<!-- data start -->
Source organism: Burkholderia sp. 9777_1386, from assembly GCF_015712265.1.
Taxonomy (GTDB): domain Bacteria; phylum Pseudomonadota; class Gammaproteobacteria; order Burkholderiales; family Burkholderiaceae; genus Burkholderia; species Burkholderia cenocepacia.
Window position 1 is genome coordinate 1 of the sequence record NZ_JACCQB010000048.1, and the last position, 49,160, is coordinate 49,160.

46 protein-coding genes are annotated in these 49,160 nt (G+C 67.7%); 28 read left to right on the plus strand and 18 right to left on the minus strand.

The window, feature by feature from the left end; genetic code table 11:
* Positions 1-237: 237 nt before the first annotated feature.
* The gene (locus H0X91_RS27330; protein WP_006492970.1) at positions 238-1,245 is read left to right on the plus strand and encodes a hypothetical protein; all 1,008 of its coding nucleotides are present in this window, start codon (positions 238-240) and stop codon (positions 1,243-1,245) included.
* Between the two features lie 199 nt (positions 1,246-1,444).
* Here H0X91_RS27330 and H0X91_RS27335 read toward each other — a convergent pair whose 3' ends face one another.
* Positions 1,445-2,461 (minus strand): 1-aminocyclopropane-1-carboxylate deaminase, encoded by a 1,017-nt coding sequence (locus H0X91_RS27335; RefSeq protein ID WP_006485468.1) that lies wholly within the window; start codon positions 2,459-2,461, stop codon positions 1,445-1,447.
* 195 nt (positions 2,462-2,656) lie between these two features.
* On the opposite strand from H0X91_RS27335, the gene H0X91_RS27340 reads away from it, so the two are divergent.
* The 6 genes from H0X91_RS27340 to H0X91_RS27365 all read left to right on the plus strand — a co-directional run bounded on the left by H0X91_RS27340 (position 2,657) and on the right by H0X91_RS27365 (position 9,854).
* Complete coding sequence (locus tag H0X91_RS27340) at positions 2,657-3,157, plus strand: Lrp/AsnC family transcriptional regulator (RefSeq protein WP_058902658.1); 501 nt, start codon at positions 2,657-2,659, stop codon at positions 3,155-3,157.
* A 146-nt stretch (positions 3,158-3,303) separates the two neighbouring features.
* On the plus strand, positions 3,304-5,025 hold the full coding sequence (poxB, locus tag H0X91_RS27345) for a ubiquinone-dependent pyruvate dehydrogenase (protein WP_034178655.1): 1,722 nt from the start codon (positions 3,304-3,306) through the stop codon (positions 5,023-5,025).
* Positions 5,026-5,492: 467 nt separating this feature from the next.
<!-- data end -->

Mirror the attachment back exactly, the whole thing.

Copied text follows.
Source organism: Burkholderia sp. 9777_1386, from assembly GCF_015712265.1.
Taxonomy (GTDB): domain Bacteria; phylum Pseudomonadota; class Gammaproteobacteria; order Burkholderiales; family Burkholderiaceae; genus Burkholderia; species Burkholderia cenocepacia.
Window position 1 is genome coordinate 1 of the sequence record NZ_JACCQB010000048.1, and the last position, 49,160, is coordinate 49,160.

46 protein-coding genes are annotated in these 49,160 nt (G+C 67.7%); 28 read left to right on the plus strand and 18 right to left on the minus strand.

The window, feature by feature from the left end; genetic code table 11:
* Positions 1-237: 237 nt before the first annotated feature.
* The gene (locus H0X91_RS27330; protein WP_006492970.1) at positions 238-1,245 is read left to right on the plus strand and encodes a hypothetical protein; all 1,008 of its coding nucleotides are present in this window, start codon (positions 238-240) and stop codon (positions 1,243-1,245) included.
* Between the two features lie 199 nt (positions 1,246-1,444).
* Here H0X91_RS27330 and H0X91_RS27335 read toward each other — a convergent pair whose 3' ends face one another.
* Positions 1,445-2,461 (minus strand): 1-aminocyclopropane-1-carboxylate deaminase, encoded by a 1,017-nt coding sequence (locus H0X91_RS27335; RefSeq protein ID WP_006485468.1) that lies wholly within the window; start codon positions 2,459-2,461, stop codon positions 1,445-1,447.
* 195 nt (positions 2,462-2,656) lie between these two features.
* On the opposite strand from H0X91_RS27335, the gene H0X91_RS27340 reads away from it, so the two are divergent.
* The 6 genes from H0X91_RS27340 to H0X91_RS27365 all read left to right on the plus strand — a co-directional run bounded on the left by H0X91_RS27340 (position 2,657) and on the right by H0X91_RS27365 (position 9,854).
* Complete coding sequence (locus tag H0X91_RS27340) at positions 2,657-3,157, plus strand: Lrp/AsnC family transcriptional regulator (RefSeq protein WP_058902658.1); 501 nt, start codon at positions 2,657-2,659, stop codon at positions 3,155-3,157.
* A 146-nt stretch (positions 3,158-3,303) separates the two neighbouring features.
* On the plus strand, positions 3,304-5,025 hold the full coding sequence (poxB, locus tag H0X91_RS27345) for a ubiquinone-dependent pyruvate dehydrogenase (protein WP_034178655.1): 1,722 nt from the start codon (positions 3,304-3,306) through the stop codon (positions 5,023-5,025).
* Positions 5,026-5,492: 467 nt separating this feature from the next.